Yesterday, I went looking for a beggar here in privileged Northampton. I wanted a photograph to add to a somewhat acid column I submitted to the local newspaper and which they seemed willing to run. The theme of the only-half-tongue-in-cheek piece is, roughly, let's make begging a statutory right... as in life, liberty, the pursuit of happiness ... and begging.
I drove past the supermarket parking lot where a woman occasionally stands with a cardboard sign around her neck that asks for donations. She wasn't there. I drove to another spot, a traffic island where others occasionally solicit hand-outs from passing cars. No luck. Finally, I gave up and drove to Main Street, although finding a parking space on Saturdays is hard. And right away I spotted her.
I approached with a vague sense that I was being manipulative, profiting from the sorrows of others. But I set my concerns aside and told her what I wanted -- a picture of her to accompany an article I had written about begging. For the picture and a signed permission, I would give her $5.
She looked at me out of alert, blue eyes. Her face gave off an underpinning of open, lively prettiness that contrasted with the Master lock held on a chain around her neck and the lumpen-proletariat, large or extra-large, black T-shirt and shorts she wore. She got the gist of what was happening and immediately searched her backpack for a pen with which go give her permission. She took the money without remark and shoved it in the right front pocket of her jean shorts.
She claimed the unlikely name of Raven Storm, said she was 30, and replied that she counted "the streets of Northampton" as her home. Then she sat still for two or three pictures. If I had been a reporter, I would have asked her a bunch of questions, not the least of which might have been whether she had made up the name she gave me.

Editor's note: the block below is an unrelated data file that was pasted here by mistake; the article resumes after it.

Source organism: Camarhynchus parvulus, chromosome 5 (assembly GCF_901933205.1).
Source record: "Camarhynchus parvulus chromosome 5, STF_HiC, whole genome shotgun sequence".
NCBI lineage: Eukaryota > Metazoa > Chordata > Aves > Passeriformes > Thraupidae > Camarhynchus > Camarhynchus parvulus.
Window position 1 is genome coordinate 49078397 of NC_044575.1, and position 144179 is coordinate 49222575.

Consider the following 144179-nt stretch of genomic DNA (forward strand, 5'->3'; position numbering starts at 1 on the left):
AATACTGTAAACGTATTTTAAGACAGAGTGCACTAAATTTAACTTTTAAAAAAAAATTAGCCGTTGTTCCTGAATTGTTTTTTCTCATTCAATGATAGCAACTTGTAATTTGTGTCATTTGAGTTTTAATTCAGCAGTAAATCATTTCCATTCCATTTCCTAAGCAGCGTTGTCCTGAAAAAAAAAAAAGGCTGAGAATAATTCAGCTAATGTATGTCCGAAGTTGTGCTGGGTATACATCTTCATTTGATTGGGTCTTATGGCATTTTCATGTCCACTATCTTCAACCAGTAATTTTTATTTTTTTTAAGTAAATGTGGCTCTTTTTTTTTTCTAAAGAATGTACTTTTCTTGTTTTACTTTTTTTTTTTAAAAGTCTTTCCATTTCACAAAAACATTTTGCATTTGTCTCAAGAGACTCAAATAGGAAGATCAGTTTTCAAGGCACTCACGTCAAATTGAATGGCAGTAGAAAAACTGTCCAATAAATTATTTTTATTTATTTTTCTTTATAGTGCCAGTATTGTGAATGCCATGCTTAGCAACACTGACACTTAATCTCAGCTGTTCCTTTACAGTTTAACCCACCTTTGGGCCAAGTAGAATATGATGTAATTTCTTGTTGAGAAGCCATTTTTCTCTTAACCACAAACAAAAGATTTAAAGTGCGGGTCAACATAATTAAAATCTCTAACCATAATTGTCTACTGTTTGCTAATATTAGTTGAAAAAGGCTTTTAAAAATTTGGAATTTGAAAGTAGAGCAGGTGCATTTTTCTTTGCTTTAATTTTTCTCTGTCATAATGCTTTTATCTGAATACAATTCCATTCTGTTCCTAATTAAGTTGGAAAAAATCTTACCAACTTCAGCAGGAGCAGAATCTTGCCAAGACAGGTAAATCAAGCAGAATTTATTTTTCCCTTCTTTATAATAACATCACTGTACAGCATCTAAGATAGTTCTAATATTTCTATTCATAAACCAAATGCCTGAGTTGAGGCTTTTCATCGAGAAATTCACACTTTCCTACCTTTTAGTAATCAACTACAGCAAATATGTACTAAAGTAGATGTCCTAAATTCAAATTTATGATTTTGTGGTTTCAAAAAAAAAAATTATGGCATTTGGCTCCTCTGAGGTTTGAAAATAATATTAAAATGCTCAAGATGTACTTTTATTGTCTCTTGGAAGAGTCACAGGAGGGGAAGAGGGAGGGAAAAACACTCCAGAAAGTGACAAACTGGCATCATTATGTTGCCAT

But I wasn't a reporter. I was a photographer -- someone who wanted an illustration of the topic of I had written about. It is easy to read about poverty where there is no in-your-face concreteness ... the kind of concreteness offered in a photo. Poverty is conveniently "oh dear" when there is no face, no body, no hair-do, no personality staring you in the eye. Poverty is easier to forget when there is no breathing personality involved.
After the photo shoot, I came home and shipped the picture and the permission off to the newspaper editor with whom I had corresponded about the column. He had asked me to make some corrections, which I had, and that suggested to me that the newspaper would run it, though when was never stated. I hoped that the picture might make it in under the wire of publication necessities ... a long-shot, perhaps, but worth a try.
Only after I had done what I could for the article did I return to my whispering sense of profiting from someone else's misfortune. The transaction had been straightforward, but still ....
And then it occurred to me to wonder how long it had been since anyone had paid Storm Raven to do a job that only she could do ... to exhibit an expertise that only she had ... to be, in whatever small way (even a manipulative one) the center of attention. She was the only Storm Raven there was -- beggar or queen, no different -- and for a brief time, that was important to someone.
I was not entirely mollified by my reasoning, but I had to admit it probably deserved to be part of the mix.